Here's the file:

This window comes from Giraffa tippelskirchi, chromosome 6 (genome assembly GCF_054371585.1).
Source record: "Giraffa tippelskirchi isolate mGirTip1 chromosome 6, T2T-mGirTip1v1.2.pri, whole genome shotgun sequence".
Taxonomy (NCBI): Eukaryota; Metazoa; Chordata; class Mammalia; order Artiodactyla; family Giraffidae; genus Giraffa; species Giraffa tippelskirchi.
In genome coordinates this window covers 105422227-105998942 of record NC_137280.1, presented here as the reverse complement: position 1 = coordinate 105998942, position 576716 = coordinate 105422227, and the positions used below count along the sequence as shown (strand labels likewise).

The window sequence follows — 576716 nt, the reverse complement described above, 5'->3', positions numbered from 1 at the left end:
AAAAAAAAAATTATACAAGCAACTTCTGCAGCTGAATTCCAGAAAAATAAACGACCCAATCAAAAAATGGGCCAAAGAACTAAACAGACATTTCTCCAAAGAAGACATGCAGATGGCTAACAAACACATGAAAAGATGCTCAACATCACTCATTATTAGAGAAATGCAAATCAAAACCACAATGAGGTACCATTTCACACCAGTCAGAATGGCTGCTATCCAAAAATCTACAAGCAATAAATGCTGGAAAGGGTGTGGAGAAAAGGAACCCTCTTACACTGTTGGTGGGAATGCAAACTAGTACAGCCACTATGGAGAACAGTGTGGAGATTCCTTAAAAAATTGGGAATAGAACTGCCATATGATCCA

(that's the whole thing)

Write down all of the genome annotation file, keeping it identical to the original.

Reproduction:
This window comes from Giraffa tippelskirchi, chromosome 6 (genome assembly GCF_054371585.1).
Source record: "Giraffa tippelskirchi isolate mGirTip1 chromosome 6, T2T-mGirTip1v1.2.pri, whole genome shotgun sequence".
Taxonomy (NCBI): Eukaryota; Metazoa; Chordata; class Mammalia; order Artiodactyla; family Giraffidae; genus Giraffa; species Giraffa tippelskirchi.
In genome coordinates this window covers 105422227-105998942 of record NC_137280.1, presented here as the reverse complement: position 1 = coordinate 105998942, position 576716 = coordinate 105422227, and the positions used below count along the sequence as shown (strand labels likewise).

The window sequence follows — 576716 nt, the reverse complement described above, 5'->3', positions numbered from 1 at the left end:
AAAAAAAAAATTATACAAGCAACTTCTGCAGCTGAATTCCAGAAAAATAAACGACCCAATCAAAAAATGGGCCAAAGAACTAAACAGACATTTCTCCAAAGAAGACATGCAGATGGCTAACAAACACATGAAAAGATGCTCAACATCACTCATTATTAGAGAAATGCAAATCAAAACCACAATGAGGTACCATTTCACACCAGTCAGAATGGCTGCTATCCAAAAATCTACAAGCAATAAATGCTGGAAAGGGTGTGGAGAAAAGGAACCCTCTTACACTGTTGGTGGGAATGCAAACTAGTACAGCCACTATGGAGAACAGTGTGGAGATTCCTTAAAAAATTGGGAATAGAACTGCCATATGATCCA